Every penny counts: how independent retail can make the most of payments

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Matt Oldham, non-executive director, Suresite 

Oldham: payment challenges

This year has been a rollercoaster for the retail sector, there is no doubt about it. Fashion brands are calling for administration, home entertainment is at an all-time high, customers are changing behaviours with every new media headline. But there is one retail group which has been celebrating a steady success as people avoid big supermarkets – the convenience sector. 

IDG forecast reveals that the UK convenience market is set to grow by £6.9bn in the next five years, to reach £48.2bn by 2024. The sector will benefit from a multitude of new store openings over this period, helping to fuel a compound annual growth rate of 3.1%.

Research from Mintel estimates that convenience sales will grow by almost 8% in 2020 – compared to the 3% achieved in 2019.

There is a whole plethora of payment challenges brought by the pandemic and increased customer interest. But whilst the transformation has been challenging for some, the move to digital payments has brought convenience stores and independent retail a new source of power to fuel 2021 – data. 

Four payment changes independent retail faced in 2020

Long gone are the times when you had to pop to an ATM before visiting a local convenience store. The pandemic fuelled the growth of a cashless society and forced even the most remote convenience store to think about modernising their payment solutions. So what has changed this year?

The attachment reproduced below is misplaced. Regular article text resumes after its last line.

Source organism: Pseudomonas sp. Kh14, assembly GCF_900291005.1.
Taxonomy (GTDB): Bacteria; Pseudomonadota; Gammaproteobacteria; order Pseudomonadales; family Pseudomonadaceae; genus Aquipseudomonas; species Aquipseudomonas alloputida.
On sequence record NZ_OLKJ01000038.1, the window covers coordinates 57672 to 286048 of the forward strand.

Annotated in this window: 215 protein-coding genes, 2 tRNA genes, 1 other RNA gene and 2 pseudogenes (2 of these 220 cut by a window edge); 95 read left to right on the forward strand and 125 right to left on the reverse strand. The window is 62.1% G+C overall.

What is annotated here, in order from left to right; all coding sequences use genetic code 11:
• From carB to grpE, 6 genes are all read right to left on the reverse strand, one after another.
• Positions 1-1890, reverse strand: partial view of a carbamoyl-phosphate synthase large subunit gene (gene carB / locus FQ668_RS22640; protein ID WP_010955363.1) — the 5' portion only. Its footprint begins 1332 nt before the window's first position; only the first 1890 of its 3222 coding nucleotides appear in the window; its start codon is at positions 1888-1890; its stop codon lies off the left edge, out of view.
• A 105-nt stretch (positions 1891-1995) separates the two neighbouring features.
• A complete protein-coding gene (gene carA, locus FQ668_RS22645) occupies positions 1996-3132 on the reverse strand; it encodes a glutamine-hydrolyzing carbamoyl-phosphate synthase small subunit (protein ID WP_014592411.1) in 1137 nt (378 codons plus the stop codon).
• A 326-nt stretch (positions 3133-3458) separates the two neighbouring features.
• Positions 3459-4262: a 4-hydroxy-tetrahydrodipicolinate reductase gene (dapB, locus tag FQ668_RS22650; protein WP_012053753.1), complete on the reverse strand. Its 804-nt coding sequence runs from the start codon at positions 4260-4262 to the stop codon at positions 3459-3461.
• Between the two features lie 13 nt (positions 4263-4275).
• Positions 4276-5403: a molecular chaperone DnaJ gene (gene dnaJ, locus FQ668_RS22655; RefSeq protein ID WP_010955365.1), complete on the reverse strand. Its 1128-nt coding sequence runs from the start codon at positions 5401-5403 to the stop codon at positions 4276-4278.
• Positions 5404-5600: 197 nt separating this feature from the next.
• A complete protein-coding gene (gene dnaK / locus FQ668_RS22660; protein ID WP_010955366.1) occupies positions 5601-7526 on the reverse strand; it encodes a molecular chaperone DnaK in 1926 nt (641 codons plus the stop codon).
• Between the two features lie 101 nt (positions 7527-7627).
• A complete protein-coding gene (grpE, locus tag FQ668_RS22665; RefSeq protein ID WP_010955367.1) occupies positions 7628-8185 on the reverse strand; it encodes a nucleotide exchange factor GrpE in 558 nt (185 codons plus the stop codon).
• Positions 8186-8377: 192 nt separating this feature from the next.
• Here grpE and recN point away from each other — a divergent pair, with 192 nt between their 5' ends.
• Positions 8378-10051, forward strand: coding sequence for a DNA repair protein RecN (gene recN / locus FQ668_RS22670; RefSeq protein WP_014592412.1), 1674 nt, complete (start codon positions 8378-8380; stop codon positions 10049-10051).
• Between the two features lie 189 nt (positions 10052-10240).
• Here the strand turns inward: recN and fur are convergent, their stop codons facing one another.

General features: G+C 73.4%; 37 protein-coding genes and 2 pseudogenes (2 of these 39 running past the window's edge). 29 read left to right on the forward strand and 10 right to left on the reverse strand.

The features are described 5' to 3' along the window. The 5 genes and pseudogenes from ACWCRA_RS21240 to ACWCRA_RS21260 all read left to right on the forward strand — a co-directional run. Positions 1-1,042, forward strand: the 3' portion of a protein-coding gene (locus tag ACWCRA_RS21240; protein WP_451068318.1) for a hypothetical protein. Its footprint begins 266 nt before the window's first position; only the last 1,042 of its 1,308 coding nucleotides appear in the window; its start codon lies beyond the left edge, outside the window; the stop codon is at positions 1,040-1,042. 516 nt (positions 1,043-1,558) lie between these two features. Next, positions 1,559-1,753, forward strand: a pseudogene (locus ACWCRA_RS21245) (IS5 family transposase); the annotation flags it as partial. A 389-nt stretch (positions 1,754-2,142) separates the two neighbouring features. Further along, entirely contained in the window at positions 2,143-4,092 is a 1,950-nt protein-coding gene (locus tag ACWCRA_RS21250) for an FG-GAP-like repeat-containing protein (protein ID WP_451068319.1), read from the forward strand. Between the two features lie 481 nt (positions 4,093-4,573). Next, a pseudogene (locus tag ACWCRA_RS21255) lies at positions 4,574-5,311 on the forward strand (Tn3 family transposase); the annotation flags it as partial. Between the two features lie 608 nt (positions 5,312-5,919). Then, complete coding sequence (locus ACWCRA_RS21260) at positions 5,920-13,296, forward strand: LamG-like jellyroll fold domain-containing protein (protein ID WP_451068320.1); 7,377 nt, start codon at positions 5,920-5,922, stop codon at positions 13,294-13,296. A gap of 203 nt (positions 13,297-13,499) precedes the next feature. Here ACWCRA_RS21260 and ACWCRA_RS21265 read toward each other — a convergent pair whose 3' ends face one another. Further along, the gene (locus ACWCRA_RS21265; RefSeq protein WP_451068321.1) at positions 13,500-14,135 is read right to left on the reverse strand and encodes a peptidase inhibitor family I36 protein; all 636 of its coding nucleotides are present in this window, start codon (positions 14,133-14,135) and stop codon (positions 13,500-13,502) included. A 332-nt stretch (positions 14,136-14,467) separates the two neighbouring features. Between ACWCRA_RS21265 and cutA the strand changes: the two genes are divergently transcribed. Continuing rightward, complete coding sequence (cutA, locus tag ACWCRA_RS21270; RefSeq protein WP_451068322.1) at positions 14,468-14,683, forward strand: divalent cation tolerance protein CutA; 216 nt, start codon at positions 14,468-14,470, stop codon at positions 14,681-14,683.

1. Card and contactless payments 

A record 62% of debit card payments in August were contactless, according to UK Finance. 

The merchant service fees for small retailers can be greater than the cost of handling cash. Historically, payment providers offered bundle pricing, but EU regulations have forced them to be more transparent and break their fees down clearly. 

The challenge for smaller retailers is to understand different payment system solutions and the breakdown of service fees as choosing the right provider can make a significant difference in their profits. 

But it’s not just about stating the obvious – that retailers have had to make preferred payment types available and transition to card and contactless payments.

Many SMEs have not been physically equipped to manage within the new Covid-19 restrictions. There are practical factors to consider such as choosing the right terminal – with handheld/portable terminals more suited to restaurants and bars. Equally, retailers need to think about the positioning of the terminal in the store layout for ease of customer use. 

Wifi – hand on heart, who would think about wifi? But if the router is placed further away from the till position, poor connectivity means slow transactions which can lead to frustrated customers. 

Sanitising is a whole new story – pin pads are tactile therefore need regular cleaning and disinfecting. 

The retail world is facing more challenges than ever before – and ones that have only recently come to light. Retailers who identify them and stay agile can focus on growing their profits through new payments solutions. 

2. Growth of delivery 

Express grocery delivery services such as Snappy Shopper have celebrated success this year and consumers are set to choose a retailer who can offer home delivery. Logistics and transport aside, the growing customer appetite for delivery straight to to their doors means a whole new payment solution headache for independent retail. 

Order errors made either by the consumer customer or the retailer are usually picked up by the retailer, reducing their margins. Payment reconciliation means they have to follow the payment through the transaction cycle for correct bookkeeping.